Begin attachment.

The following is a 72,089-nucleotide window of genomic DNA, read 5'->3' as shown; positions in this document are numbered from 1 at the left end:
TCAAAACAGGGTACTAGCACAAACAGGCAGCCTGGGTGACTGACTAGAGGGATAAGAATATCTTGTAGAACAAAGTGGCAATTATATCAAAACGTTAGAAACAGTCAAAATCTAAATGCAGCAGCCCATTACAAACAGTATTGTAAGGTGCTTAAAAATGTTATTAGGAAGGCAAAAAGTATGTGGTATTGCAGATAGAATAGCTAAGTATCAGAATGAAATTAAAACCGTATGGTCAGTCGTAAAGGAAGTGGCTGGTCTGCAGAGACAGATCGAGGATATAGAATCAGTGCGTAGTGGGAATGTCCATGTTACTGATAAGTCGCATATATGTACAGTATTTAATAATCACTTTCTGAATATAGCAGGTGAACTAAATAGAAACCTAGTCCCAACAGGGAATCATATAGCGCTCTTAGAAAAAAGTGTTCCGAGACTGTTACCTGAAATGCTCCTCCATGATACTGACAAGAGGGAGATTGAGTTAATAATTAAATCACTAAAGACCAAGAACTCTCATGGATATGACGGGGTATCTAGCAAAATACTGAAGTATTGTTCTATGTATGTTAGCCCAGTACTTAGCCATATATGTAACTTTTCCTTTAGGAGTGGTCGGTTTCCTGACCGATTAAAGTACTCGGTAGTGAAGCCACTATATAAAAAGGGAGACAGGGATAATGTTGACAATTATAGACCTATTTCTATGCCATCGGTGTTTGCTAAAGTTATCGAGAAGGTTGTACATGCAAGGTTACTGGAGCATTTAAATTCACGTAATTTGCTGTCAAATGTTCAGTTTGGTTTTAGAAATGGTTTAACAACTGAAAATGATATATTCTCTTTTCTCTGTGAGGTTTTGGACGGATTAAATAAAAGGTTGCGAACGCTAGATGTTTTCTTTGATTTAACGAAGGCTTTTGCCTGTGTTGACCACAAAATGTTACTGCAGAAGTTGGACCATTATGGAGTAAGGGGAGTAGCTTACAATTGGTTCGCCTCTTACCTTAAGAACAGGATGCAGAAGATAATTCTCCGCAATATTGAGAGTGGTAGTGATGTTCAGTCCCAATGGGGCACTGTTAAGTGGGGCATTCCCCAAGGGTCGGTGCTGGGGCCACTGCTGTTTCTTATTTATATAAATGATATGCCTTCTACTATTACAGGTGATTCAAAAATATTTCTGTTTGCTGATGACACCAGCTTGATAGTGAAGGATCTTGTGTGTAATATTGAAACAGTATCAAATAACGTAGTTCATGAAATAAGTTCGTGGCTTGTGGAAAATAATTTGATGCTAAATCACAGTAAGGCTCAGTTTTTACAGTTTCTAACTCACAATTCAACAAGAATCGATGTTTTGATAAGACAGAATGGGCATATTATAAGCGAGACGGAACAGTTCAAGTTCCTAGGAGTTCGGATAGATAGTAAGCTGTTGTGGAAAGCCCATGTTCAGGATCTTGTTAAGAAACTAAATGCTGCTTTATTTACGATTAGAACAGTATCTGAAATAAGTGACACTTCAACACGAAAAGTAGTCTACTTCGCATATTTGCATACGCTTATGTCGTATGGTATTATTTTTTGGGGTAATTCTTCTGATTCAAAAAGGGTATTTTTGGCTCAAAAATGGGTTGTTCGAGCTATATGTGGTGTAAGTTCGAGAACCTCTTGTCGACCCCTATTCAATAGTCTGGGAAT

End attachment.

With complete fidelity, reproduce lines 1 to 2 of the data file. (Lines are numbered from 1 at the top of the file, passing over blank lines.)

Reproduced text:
The following is a 72,089-nucleotide window of genomic DNA, read 5'->3' as shown; positions in this document are numbered from 1 at the left end:
TCAAAACAGGGTACTAGCACAAACAGGCAGCCTGGGTGACTGACTAGAGGGATAAGAATATCTTGTAGAACAAAGTGGCAATTATATCAAAACGTTAGAAACAGTCAAAATCTAAATGCAGCAGCCCATTACAAACAGTATTGTAAGGTGCTTAAAAATGTTATTAGGAAGGCAAAAAGTATGTGGTATTGCAGATAGAATAGCTAAGTATCAGAATGAAATTAAAACCGTATGGTCAGTCGTAAAGGAAGTGGCTGGTCTGCAGAGACAGATCGAGGATATAGAATCAGTGCGTAGTGGGAATGTCCATGTTACTGATAAGTCGCATATATGTACAGTATTTAATAATCACTTTCTGAATATAGCAGGTGAACTAAATAGAAACCTAGTCCCAACAGGGAATCATATAGCGCTCTTAGAAAAAAGTGTTCCGAGACTGTTACCTGAAATGCTCCTCCATGATACTGACAAGAGGGAGATTGAGTTAATAATTAAATCACTAAAGACCAAGAACTCTCATGGATATGACGGGGTATCTAGCAAAATACTGAAGTATTGTTCTATGTATGTTAGCCCAGTACTTAGCCATATATGTAACTTTTCCTTTAGGAGTGGTCGGTTTCCTGACCGATTAAAGTACTCGGTAGTGAAGCCACTATATAAAAAGGGAGACAGGGATAATGTTGACAATTATAGACCTATTTCTATGCCATCGGTGTTTGCTAAAGTTATCGAGAAGGTTGTACATGCAAGGTTACTGGAGCATTTAAATTCACGTAATTTGCTGTCAAATGTTCAGTTTGGTTTTAGAAATGGTTTAACAACTGAAAATGATATATTCTCTTTTCTCTGTGAGGTTTTGGACGGATTAAATAAAAGGTTGCGAACGCTAGATGTTTTCTTTGATTTAACGAAGGCTTTTGCCTGTGTTGACCACAAAATGTTACTGCAGAAGTTGGACCATTATGGAGTAAGGGGAGTAGCTTACAATTGGTTCGCCTCTTACCTTAAGAACAGGATGCAGAAGATAATTCTCCGCAATATTGAGAGTGGTAGTGATGTTCAGTCCCAATGGGGCACTGTTAAGTGGGGCATTCCCCAAGGGTCGGTGCTGGGGCCACTGCTGTTTCTTATTTATATAAATGATATGCCTTCTACTATTACAGGTGATTCAAAAATATTTCTGTTTGCTGATGACACCAGCTTGATAGTGAAGGATCTTGTGTGTAATATTGAAACAGTATCAAATAACGTAGTTCATGAAATAAGTTCGTGGCTTGTGGAAAATAATTTGATGCTAAATCACAGTAAGGCTCAGTTTTTACAGTTTCTAACTCACAATTCAACAAGAATCGATGTTTTGATAAGACAGAATGGGCATATTATAAGCGAGACGGAACAGTTCAAGTTCCTAGGAGTTCGGATAGATAGTAAGCTGTTGTGGAAAGCCCATGTTCAGGATCTTGTTAAGAAACTAAATGCTGCTTTATTTACGATTAGAACAGTATCTGAAATAAGTGACACTTCAACACGAAAAGTAGTCTACTTCGCATATTTGCATACGCTTATGTCGTATGGTATTATTTTTTGGGGTAATTCTTCTGATTCAAAAAGGGTATTTTTGGCTCAAAAATGGGTTGTTCGAGCTATATGTGGTGTAAGTTCGAGAACCTCTTGTCGACCCCTATTCAATAGTCTGGGAAT